Once again, on this First Sunday of Lent, we hear the story of Jesus being tempted in the desert. Of course, we know He knows that He won a dramatic victory over Satan and that His victory is meant to inspire our own victory over temptation. However, I can’t help wondering: does anyone ever fight temptation anymore?  I mean, really, does anyone see any value in such an arcane struggle in the present day?  Perhaps I am seeing the glass as half empty, but I do think I have valid reasons to be concerned. We are so affected by the modern culture that I even wonder if we recognize sin any more or the value of trying to stay away from sin – and that is the very reason that Jesus died on the cross! Have we actually gotten to the point where we no longer value trying to stay away from the very thing (sin) from which Jesus came to save us?  Honestly, I am very worried. It would take many books to analyze the negative effects that modern culture has on us, but I can at least mention what I call “the four big lies” by which we are tremendously affected, whether we can admit it or not.  The first lie, or fallacy, is that any action is perfectly acceptable as long as no one gets hurt. This is the old “victimless crime” theory. The problem with this is that there is no such thing. If we commit sin, no matter how “private” someone always gets hurt. It is not okay to hurt ourselves, or God, or anyone else and sin always hurts all three. The second lie is that it is psychologically harmful to deny ourselves of anything that we want-and really, if we want something, we need it; don’t we? Therefore, if I want something, I am hurting myself if I don’t act to get it. This kind of thinking is so pervasive that I actually know of multiple cases in which professional counselors tried to explain to the wives of their unfaithful clients, that they had to be unfaithful, or else they would be unhappy! The third lie is that human beings cannot overcome temptation. Therefore parents should supply their teen children with means of birth control, and provide them with “safe havens” to abuse alcohol because they would not be able to refrain from sex or beer, etc.  This kind of thinking denies young people of the human dignity to which they, believe it or not, want to be held. Last, but certainly not least is the lie that because we are living in modern times we need a whole new set of moral guidelines. Because things have changed so much and because we are have learned so much and have become “enlightened,” we simply can no longer abide by the antiquated values of the past. Therefore, no one can be expected to refrain from sex before marriage, and certainly we now realize that same sex marriage is to be regarded in the same way as traditional marriage.  What is amazing about this one is that, while we think we are so enlightened, we are not quite enlightened enough to realize that countless cultures bought this lie before us. And guess where they are now?  Well they are exactly where we will be if we also buy it-on the ash heap of history just like the Romans at the hands of the barbarians. You see, the bottom line is this:  there is good, there is evil, there is right there is wrong, and they are here to stay. And human beings are always tempted to sin. But Jesus gives us the means to victory. His lesson is that we don’t have to be slaves to sin. All that we have to do is struggle to resist temptation, and when we fall we turn to Him and keep on striving-and the victory is ours. The only question is does any of this matter to us anymore?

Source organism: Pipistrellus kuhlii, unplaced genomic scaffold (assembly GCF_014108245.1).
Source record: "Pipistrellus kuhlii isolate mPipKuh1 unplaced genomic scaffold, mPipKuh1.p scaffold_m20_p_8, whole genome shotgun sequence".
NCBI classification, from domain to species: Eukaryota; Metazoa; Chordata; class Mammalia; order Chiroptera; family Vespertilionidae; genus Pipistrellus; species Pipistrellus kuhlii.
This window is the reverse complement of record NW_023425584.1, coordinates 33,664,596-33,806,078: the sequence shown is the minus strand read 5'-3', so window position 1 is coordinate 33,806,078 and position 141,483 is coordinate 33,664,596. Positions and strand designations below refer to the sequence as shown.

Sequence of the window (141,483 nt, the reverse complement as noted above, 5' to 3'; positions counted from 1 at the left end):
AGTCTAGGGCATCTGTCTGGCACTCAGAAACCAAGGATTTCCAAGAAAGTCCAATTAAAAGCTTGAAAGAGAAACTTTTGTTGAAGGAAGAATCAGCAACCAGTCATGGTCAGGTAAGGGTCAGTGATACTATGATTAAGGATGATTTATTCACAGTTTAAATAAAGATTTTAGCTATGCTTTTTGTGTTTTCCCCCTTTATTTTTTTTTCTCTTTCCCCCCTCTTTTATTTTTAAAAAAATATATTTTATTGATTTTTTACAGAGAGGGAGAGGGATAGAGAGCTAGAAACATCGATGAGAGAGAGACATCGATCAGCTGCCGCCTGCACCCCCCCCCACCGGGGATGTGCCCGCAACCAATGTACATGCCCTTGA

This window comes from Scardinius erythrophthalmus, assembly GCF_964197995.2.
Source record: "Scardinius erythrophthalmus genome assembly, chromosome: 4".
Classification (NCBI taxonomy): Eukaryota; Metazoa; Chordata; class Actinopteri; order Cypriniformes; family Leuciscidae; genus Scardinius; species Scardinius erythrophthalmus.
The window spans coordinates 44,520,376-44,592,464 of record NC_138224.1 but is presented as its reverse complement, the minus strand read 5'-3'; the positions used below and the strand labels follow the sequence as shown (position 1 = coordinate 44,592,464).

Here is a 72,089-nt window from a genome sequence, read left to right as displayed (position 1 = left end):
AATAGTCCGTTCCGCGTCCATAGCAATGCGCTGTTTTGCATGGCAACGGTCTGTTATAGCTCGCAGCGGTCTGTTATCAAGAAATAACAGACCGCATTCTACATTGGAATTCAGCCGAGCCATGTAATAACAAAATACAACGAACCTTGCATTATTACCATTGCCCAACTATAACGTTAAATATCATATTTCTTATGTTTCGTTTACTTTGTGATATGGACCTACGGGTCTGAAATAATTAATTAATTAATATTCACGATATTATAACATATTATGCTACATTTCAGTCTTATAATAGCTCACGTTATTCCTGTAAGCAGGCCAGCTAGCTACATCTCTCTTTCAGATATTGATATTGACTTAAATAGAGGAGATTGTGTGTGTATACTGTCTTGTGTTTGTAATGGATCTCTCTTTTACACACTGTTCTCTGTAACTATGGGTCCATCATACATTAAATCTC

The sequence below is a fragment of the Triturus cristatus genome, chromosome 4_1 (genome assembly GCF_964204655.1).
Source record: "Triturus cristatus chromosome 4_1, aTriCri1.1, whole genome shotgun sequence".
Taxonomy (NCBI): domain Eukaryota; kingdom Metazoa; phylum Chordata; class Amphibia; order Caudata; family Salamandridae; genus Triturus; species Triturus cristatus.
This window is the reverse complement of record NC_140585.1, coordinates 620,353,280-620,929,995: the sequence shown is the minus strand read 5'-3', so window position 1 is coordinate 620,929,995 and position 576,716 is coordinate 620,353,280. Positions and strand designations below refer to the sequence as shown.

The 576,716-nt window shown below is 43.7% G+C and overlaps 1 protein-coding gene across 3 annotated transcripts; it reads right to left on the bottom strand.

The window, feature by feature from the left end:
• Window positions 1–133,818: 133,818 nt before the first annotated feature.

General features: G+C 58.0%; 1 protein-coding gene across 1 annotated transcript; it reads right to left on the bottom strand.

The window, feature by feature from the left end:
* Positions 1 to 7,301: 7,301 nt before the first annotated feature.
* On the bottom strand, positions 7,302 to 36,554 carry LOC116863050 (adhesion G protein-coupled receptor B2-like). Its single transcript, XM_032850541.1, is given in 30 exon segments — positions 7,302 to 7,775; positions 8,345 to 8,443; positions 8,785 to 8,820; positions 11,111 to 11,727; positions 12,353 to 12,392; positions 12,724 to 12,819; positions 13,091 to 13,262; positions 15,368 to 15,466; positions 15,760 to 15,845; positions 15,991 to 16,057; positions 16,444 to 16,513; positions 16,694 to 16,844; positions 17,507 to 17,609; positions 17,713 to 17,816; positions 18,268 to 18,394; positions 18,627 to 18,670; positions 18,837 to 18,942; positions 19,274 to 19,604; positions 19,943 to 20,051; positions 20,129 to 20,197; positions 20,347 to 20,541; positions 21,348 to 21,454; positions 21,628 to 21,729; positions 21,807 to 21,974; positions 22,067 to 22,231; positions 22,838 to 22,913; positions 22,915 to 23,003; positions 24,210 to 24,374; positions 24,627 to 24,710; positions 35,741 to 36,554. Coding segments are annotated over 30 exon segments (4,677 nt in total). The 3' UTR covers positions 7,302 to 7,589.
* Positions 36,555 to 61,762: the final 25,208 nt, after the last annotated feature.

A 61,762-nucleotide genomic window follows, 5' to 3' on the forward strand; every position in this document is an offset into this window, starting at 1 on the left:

AuthorCathy Remick